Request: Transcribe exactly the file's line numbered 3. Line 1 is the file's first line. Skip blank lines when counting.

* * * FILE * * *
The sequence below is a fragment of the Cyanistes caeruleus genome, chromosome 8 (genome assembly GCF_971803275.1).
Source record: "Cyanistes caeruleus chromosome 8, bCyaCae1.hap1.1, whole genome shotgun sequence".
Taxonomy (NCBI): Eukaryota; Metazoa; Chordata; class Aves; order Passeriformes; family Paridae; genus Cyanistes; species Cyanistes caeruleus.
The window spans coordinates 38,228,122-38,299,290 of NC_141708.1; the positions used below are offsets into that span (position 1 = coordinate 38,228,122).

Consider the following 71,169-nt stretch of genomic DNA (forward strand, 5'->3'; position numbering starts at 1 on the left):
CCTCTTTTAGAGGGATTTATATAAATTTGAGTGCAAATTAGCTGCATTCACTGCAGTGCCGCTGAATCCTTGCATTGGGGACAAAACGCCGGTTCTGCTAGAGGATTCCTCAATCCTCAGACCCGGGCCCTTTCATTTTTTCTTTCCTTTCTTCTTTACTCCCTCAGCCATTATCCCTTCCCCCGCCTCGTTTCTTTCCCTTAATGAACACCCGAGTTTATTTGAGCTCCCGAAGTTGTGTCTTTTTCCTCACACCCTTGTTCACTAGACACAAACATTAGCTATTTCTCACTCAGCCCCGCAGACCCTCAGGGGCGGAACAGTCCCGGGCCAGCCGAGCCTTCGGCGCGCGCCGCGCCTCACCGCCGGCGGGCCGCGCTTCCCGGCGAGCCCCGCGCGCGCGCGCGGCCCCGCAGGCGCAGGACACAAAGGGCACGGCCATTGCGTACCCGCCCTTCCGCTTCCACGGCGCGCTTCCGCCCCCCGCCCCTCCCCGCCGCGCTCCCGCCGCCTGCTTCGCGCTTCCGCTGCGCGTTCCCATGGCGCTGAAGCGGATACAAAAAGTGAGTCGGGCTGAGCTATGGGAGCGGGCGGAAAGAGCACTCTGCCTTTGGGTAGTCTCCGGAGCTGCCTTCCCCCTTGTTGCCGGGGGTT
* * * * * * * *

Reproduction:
Taxonomy (NCBI): Eukaryota; Metazoa; Chordata; class Aves; order Passeriformes; family Paridae; genus Cyanistes; species Cyanistes caeruleus.